Contents > Chapter 3: Pantheism, Wahdat al-Wajood or Moksha > The Stages of Wahdat al-Wujood


 

The Stages of Wahdat al-Wujood

The Sufis in their circles exaggerated greatly upon the concept of fearing Allah, and subjected themselves to constant and excessive mental anxiety. They express their fear in ways that are far from the Sunnah like in the story mentioned in Fazaail-e-Aamaal of a man who never lifted his face towards the sky and when asked the reason, he said, “I am ashamed! How can I lift up this sinful face to such a Great Benefactor.”[1]

 

The effect of this anxiety was that they would enter a state of ecstasy or fall down unconscious or dead when hearing the Qur’aan, or music or even the singing of birds.

 

1. ‘One saint relates: ‘I saw Hazrat Shaikh Samnoon once swinging side from side in ecstasy while performing Tawaaf. I took his hand and asked him: “By the truth that you shall stand before Allah one day, I ask you, how did you reach Allah?” As soon as he heard the words, ‘stand before Allah’, he fell down unconscious…”[2]

 

2. Another incident mentioned in Irshaadul-Mulook states, “Hazrat Hafiz (Dhaamin) Sahib was fond of doves. One day when he approached the cage to feed the birds, one of the doves sang such a rapturous rhapsody that Hazrat Hafiz Sahib fell unconscious into an ecstatic swoon”[3]

 

The effects of Qur’aan on those who listen with understanding have been mentioned in the Qur’aan. Listening to the Qur’aan causes the hearts to fear Allah, the faith to increase, the heart to soften and the eyes to shed tears.[4] But falling unconscious or dead, as a result of imposed anxiety is not the true fear that stems from the understanding of the Qur’aan and the Sunnah and such was never reported from the Messenger of Allah (sallallahu alaihi wa-sallam) or his Companions.[5]

 

Another good example of misunderstanding the proper way to love and fear Allah, and subjecting oneself to extreme anxiety can be seen in the following incident mentioned in Fazaail-e-Aamaal.

 

It is said that Malik Ibn Deenar met a young man on his way to Hajj, walking on foot, with no provision or water. Malik Ibn Deenar offered him his shirt, but he refused saying: “…It is better to remain naked, than to acquire worldly shirts.” Later, when the Hajis (the pilgrims) put on the Ihram, read the Talbiyah, this young man kept silent and said, ‘I fear that on reciting ‘Labbaik’, a reply may be heard, “La Labbaik, La Sadaik” (Your cry is not heard and we do not return to you in Pleasure.) The young man justified his acts that were apparently opposed to the Sharee’ah by saying, “And blame me not for this love for Him, for if thou knowest the thing I see then surely will you never speak.” Later, when the pilgrims sacrificed the sheep, this young man asked Allah to accept his life as a sacrifice and then died shortly afterwards. This story also claims that a voice from the Unseen said: “This is Allah’s friend, and Allah’s martyr.” Later that night, Malik Ibn Deenar asked the young man in his dream, ‘What did Allah do to you?’ He said: ‘I have gained a reward like that of the martyrs of the battle of Badr – Nay, even more… They died at the swing of the swords of the infidels, while I died by the sword of Allah’s love.”[6]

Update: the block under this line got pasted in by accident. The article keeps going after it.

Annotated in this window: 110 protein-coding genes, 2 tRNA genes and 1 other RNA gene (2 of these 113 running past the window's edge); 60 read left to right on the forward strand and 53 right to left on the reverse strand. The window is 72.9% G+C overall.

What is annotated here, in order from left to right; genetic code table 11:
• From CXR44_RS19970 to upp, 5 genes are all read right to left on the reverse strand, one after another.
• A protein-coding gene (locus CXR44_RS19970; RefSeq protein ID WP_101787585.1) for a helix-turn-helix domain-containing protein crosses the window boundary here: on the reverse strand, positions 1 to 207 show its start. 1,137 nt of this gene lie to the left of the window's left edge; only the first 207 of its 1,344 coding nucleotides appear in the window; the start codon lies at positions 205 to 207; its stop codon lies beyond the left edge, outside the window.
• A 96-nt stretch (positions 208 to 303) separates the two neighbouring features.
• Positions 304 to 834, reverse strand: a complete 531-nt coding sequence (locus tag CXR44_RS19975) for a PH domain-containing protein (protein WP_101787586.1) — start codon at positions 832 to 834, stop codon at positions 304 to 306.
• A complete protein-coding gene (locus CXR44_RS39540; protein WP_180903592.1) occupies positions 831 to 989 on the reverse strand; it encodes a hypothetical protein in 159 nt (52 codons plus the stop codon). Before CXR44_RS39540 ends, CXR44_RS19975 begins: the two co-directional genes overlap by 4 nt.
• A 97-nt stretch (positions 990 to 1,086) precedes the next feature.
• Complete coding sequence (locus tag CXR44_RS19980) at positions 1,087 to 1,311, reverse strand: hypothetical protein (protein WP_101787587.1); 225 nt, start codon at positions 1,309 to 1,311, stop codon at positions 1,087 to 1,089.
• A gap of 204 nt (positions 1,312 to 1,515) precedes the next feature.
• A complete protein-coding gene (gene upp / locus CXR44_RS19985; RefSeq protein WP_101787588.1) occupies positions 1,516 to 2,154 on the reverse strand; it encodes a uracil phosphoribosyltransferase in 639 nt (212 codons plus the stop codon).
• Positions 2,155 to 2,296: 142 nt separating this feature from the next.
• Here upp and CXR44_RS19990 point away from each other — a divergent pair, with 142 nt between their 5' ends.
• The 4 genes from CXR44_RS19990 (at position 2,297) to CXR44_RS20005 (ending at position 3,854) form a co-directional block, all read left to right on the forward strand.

We see gross ignorance in this story on part of the young man - he does not truly love Allah by performing righteous deeds prescribed by Him, nor does he truly fear Allah as is clear from his actions, because fearing Allah implies refraining from openly committing sins. Rather, he shows lack of hope in Allah’s Mercy by saying that Allah will reject his call of Talbiyah and subjects himself to false anxiety. Allah knows best whether this person died in the way mentioned in this story but books of Sufis, including Fazaail-e-Aamaal, are full of such claims.

 


 


[1] Fazaail-e-Aamaal (Hindi Trans.) Virtues of Hajj, p.256. story no.3 (First Edition 1984 - Published by Idara Ishaat-e-Diniyaat).

Fazaail-e-Aamaal (Eng. Trans.), Virtues of Hajj, Conclusion, p.233, story no. 3, (New Edition 1982, Published by Dini Book Depot - Delhi).

[2] Virtues of Charity and Hajj story no: 40, p.270 (New Edition 1982, Published by Dini Book Depot).

[3] Irshaadul-Mulook (Eng. Trans.), p.22.

[4] See Soorah al-Anfaal (8): 2, Soorah az-Zumar (39): 23, and Soorah Maryam (19): 58.

[5] For more information refer to, “The Dispraise of al-Hawaa” by Dr. Saleh as-Saleh, p.74-75.

[6] See Fazaail-e-Aamaal (Eng. Trans.) Virtues of Charity and Hajj story no: 4, p.234 (New Edition 1982, Published by Dini Book Depot - Delhi).